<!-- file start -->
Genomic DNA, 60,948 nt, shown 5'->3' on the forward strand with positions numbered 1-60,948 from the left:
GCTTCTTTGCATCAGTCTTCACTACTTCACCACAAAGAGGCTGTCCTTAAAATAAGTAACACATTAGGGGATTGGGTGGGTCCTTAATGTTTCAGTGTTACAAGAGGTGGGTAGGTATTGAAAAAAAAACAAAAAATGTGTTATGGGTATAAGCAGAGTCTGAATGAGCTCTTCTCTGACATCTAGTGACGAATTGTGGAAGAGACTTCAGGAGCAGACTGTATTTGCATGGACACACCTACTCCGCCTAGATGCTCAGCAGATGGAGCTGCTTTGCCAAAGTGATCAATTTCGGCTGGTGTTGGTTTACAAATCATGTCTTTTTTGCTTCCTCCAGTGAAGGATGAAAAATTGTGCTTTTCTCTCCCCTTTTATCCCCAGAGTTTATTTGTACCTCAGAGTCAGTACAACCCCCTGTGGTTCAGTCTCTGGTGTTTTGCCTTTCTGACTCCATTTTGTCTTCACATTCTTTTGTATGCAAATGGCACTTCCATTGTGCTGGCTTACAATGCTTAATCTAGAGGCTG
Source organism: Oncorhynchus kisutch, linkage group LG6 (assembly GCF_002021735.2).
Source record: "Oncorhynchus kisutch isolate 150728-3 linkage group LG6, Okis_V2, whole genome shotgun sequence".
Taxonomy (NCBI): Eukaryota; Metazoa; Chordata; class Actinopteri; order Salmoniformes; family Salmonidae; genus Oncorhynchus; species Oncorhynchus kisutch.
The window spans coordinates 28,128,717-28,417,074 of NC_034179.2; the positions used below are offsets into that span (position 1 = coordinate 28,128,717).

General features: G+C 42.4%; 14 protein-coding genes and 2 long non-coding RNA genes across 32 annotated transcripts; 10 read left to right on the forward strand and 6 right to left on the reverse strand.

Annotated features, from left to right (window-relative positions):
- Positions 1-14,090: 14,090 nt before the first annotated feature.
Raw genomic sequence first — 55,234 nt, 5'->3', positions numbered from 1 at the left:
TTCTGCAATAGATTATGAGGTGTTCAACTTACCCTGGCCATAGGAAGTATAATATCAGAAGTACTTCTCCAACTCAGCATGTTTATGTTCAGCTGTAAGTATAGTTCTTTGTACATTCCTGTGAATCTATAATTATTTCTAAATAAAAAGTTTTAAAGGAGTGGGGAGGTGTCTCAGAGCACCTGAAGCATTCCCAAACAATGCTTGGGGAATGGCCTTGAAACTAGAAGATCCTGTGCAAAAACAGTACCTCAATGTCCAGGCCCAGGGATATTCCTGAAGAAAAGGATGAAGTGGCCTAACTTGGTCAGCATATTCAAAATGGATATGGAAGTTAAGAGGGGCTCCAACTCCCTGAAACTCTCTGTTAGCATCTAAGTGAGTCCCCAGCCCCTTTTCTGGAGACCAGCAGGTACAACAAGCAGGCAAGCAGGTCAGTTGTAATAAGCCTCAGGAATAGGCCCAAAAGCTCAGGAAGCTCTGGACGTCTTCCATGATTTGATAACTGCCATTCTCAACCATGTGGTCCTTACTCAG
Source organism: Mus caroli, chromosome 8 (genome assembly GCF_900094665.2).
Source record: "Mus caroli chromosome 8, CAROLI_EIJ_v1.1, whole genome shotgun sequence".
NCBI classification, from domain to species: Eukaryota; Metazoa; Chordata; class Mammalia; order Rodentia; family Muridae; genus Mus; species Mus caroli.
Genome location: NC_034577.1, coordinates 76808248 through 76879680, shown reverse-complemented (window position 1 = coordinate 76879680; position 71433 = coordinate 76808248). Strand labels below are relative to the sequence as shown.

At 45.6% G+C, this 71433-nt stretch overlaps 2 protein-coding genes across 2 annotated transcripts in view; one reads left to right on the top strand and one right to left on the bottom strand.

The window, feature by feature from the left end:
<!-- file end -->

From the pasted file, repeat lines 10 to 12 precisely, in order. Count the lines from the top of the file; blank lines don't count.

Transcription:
Raw genomic sequence first — 55,234 nt, 5'->3', positions numbered from 1 at the left:
TTCTGCAATAGATTATGAGGTGTTCAACTTACCCTGGCCATAGGAAGTATAATATCAGAAGTACTTCTCCAACTCAGCATGTTTATGTTCAGCTGTAAGTATAGTTCTTTGTACATTCCTGTGAATCTATAATTATTTCTAAATAAAAAGTTTTAAAGGAGTGGGGAGGTGTCTCAGAGCACCTGAAGCATTCCCAAACAATGCTTGGGGAATGGCCTTGAAACTAGAAGATCCTGTGCAAAAACAGTACCTCAATGTCCAGGCCCAGGGATATTCCTGAAGAAAAGGATGAAGTGGCCTAACTTGGTCAGCATATTCAAAATGGATATGGAAGTTAAGAGGGGCTCCAACTCCCTGAAACTCTCTGTTAGCATCTAAGTGAGTCCCCAGCCCCTTTTCTGGAGACCAGCAGGTACAACAAGCAGGCAAGCAGGTCAGTTGTAATAAGCCTCAGGAATAGGCCCAAAAGCTCAGGAAGCTCTGGACGTCTTCCATGATTTGATAACTGCCATTCTCAACCATGTGGTCCTTACTCAG
Source organism: Mus caroli, chromosome 8 (genome assembly GCF_900094665.2).